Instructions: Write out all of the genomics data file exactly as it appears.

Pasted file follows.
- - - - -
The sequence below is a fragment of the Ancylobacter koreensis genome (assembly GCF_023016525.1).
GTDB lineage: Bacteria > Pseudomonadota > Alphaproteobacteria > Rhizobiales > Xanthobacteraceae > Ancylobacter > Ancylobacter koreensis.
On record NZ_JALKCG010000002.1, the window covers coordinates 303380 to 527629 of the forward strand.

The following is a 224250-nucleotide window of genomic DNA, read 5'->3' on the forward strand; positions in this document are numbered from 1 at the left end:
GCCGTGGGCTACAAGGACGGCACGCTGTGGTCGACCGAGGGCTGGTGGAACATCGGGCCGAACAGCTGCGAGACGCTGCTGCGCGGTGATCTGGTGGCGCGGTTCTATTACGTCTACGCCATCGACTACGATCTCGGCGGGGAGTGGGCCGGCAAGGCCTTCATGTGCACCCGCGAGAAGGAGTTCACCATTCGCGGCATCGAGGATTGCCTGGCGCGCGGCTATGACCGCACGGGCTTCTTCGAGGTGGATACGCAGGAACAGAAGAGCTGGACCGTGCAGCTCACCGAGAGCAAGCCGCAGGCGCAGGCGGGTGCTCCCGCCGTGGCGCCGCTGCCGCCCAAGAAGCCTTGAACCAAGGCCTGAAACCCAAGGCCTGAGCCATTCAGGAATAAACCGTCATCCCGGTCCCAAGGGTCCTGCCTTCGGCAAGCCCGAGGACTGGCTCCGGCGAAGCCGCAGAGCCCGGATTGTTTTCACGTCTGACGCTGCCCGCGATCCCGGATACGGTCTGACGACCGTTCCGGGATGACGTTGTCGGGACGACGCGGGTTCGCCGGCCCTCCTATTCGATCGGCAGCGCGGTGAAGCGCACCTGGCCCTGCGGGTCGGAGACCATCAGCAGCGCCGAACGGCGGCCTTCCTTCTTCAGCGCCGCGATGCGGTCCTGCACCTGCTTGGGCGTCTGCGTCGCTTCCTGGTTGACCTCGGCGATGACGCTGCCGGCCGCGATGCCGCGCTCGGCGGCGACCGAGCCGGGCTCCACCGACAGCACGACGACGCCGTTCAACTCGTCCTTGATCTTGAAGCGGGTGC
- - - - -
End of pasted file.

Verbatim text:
The sequence below is a fragment of the Ancylobacter koreensis genome (assembly GCF_023016525.1).
GTDB lineage: Bacteria > Pseudomonadota > Alphaproteobacteria > Rhizobiales > Xanthobacteraceae > Ancylobacter > Ancylobacter koreensis.
On record NZ_JALKCG010000002.1, the window covers coordinates 303380 to 527629 of the forward strand.

The following is a 224250-nucleotide window of genomic DNA, read 5'->3' on the forward strand; positions in this document are numbered from 1 at the left end:
GCCGTGGGCTACAAGGACGGCACGCTGTGGTCGACCGAGGGCTGGTGGAACATCGGGCCGAACAGCTGCGAGACGCTGCTGCGCGGTGATCTGGTGGCGCGGTTCTATTACGTCTACGCCATCGACTACGATCTCGGCGGGGAGTGGGCCGGCAAGGCCTTCATGTGCACCCGCGAGAAGGAGTTCACCATTCGCGGCATCGAGGATTGCCTGGCGCGCGGCTATGACCGCACGGGCTTCTTCGAGGTGGATACGCAGGAACAGAAGAGCTGGACCGTGCAGCTCACCGAGAGCAAGCCGCAGGCGCAGGCGGGTGCTCCCGCCGTGGCGCCGCTGCCGCCCAAGAAGCCTTGAACCAAGGCCTGAAACCCAAGGCCTGAGCCATTCAGGAATAAACCGTCATCCCGGTCCCAAGGGTCCTGCCTTCGGCAAGCCCGAGGACTGGCTCCGGCGAAGCCGCAGAGCCCGGATTGTTTTCACGTCTGACGCTGCCCGCGATCCCGGATACGGTCTGACGACCGTTCCGGGATGACGTTGTCGGGACGACGCGGGTTCGCCGGCCCTCCTATTCGATCGGCAGCGCGGTGAAGCGCACCTGGCCCTGCGGGTCGGAGACCATCAGCAGCGCCGAACGGCGGCCTTCCTTCTTCAGCGCCGCGATGCGGTCCTGCACCTGCTTGGGCGTCTGCGTCGCTTCCTGGTTGACCTCGGCGATGACGCTGCCGGCCGCGATGCCGCGCTCGGCGGCGACCGAGCCGGGCTCCACCGACAGCACGACGACGCCGTTCAACTCGTCCTTGATCTTGAAGCGGGTGC